June 9, 2015 / 10:25 PM / 5 years ago

Tanning beds often available in college apartment buildings

(Reuters Health) - Up to half of the apartment housing in close range of two Texas Universities offers free on-site indoor tanning, according to a new survey.

Most of the apartment employees interviewed for the survey also reported that minors are allowed to use the tanning facilities, which is outlawed under Texas Administrative Code, the researchers report in JAMA Dermatology.

Researchers used google.com, apartmentguide.com, collegestudentapartments.com and daftlogic.com to find apartments within a five-mile radius of The University of Texas at Austin (UT Austin) and Texas A&M University (TAMU) campuses.

Over the summer of 2014, Diana Bartenstein of Tufts University School of Medicine in Boston called 96 apartments to ask how many students lived in the building, whether free tanning was available and if a 17-year old would be allowed to tan there.

Half of apartments within a mile of the UT Austin campus and nearly a third of those within a mile of TAMU had free on-site indoor tanning. Within the full five-mile radius, more than 10,000 students near each campus had access to these tanning facilities.

Some apartments allowed minors to use the tanning facilities without parental consent, and about half allowed it with parental consent, according to the personnel who answered the phone. Only one person near UT Austin and one person near TAMU knew that minors were not legally allowed to use the facilities.

“When students go to college they are exposed to a plethora of risk behaviors,” Bartenstein and colleagues write. “We can now add indoor tanning to this list.”

A 2014 study found that for half of the top 125 colleges listed in U.S. New and World Report, indoor tanning is available on campus or in off-campus housing.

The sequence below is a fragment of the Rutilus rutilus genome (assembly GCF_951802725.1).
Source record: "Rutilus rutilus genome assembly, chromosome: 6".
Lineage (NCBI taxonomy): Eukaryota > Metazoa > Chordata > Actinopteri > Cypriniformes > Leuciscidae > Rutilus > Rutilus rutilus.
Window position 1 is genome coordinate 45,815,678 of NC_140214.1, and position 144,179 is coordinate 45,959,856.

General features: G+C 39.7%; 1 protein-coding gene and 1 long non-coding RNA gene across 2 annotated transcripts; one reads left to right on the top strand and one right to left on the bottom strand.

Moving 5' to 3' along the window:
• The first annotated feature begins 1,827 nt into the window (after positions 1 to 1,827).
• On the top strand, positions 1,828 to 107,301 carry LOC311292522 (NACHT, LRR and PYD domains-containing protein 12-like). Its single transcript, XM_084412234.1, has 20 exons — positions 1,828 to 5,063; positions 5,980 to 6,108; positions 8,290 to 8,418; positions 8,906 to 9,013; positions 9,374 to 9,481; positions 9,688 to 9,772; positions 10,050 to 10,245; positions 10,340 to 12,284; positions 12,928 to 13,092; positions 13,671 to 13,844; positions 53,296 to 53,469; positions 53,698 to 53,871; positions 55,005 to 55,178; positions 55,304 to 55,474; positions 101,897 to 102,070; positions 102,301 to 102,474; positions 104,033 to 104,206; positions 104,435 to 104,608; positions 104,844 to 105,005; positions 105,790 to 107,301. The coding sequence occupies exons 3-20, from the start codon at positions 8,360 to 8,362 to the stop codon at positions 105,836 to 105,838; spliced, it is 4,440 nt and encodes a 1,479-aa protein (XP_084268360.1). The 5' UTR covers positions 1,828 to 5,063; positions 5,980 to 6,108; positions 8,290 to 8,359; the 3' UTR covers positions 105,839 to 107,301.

Since these apartments were not located on the college campus, the universities likely have no say in their amenities, according to Lisa Quale, a senior health educator at the Skin Cancer Institute at the University of Arizona Cancer Center in Tucson.

Though tanning may be offered for free to tenants, the cost is incorporated into the rent, so it does make money for the housing facility, she told Reuters Health by email.

“I believe it is becoming more common because it is a big money maker,” said Quale, who was not part of the new study. “Plus, the promise of ‘free’ tanning beds is probably a great sales tactic.”

Ultraviolet radiation from the sun and from tanning beds causes cancer, and currently the only way to prevent adults from using tanning beds is to educate them about the dangers, she said.

“Right now, we only have laws that protect minors,” Quale said. “My hope is that someday, tanning beds will be outlawed in the United States altogether.”

SOURCE: bit.ly/1FGOSu5 JAMA Dermatology, online June 3, 2015.

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